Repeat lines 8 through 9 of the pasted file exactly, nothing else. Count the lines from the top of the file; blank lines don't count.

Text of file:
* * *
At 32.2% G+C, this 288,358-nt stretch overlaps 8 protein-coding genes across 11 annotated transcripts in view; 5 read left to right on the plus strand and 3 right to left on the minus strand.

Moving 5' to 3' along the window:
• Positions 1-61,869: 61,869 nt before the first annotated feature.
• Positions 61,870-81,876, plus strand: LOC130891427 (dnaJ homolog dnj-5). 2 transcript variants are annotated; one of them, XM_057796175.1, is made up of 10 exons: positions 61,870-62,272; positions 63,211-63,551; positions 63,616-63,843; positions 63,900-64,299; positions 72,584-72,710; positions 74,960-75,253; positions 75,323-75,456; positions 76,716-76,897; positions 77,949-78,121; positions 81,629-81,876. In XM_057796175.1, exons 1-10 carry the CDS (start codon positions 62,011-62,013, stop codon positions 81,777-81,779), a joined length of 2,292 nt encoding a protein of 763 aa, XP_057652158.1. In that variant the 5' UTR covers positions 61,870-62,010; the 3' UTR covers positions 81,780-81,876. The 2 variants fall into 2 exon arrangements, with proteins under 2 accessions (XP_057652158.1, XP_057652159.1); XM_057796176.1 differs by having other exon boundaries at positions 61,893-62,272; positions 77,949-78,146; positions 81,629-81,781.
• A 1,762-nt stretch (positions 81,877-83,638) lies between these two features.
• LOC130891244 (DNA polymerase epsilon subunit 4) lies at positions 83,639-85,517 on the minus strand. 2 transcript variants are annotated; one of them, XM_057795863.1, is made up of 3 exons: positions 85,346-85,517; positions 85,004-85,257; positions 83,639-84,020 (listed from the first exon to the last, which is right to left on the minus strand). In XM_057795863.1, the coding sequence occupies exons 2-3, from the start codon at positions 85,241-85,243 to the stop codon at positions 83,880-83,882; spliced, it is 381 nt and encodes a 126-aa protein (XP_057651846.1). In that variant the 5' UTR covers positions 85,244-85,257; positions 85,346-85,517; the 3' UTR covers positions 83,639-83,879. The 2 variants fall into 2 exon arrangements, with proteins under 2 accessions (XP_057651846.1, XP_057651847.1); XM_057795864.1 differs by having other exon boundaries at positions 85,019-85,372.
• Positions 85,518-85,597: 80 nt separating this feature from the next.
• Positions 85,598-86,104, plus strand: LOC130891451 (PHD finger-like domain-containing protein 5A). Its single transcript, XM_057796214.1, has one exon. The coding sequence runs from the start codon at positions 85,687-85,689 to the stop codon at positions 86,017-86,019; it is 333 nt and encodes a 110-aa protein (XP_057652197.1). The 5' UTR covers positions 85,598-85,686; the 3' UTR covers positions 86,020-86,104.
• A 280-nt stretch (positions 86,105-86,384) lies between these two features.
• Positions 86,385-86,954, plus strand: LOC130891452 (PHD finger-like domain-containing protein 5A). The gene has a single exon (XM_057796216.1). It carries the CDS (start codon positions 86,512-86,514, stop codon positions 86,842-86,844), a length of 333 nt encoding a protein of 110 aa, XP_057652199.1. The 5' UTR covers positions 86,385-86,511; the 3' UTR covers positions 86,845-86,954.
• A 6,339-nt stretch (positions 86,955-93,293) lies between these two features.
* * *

• Positions 85,598-86,104, plus strand: LOC130891451 (PHD finger-like domain-containing protein 5A). Its single transcript, XM_057796214.1, has one exon. The coding sequence runs from the start codon at positions 85,687-85,689 to the stop codon at positions 86,017-86,019; it is 333 nt and encodes a 110-aa protein (XP_057652197.1). The 5' UTR covers positions 85,598-85,686; the 3' UTR covers positions 86,020-86,104.
• A 280-nt stretch (positions 86,105-86,384) lies between these two features.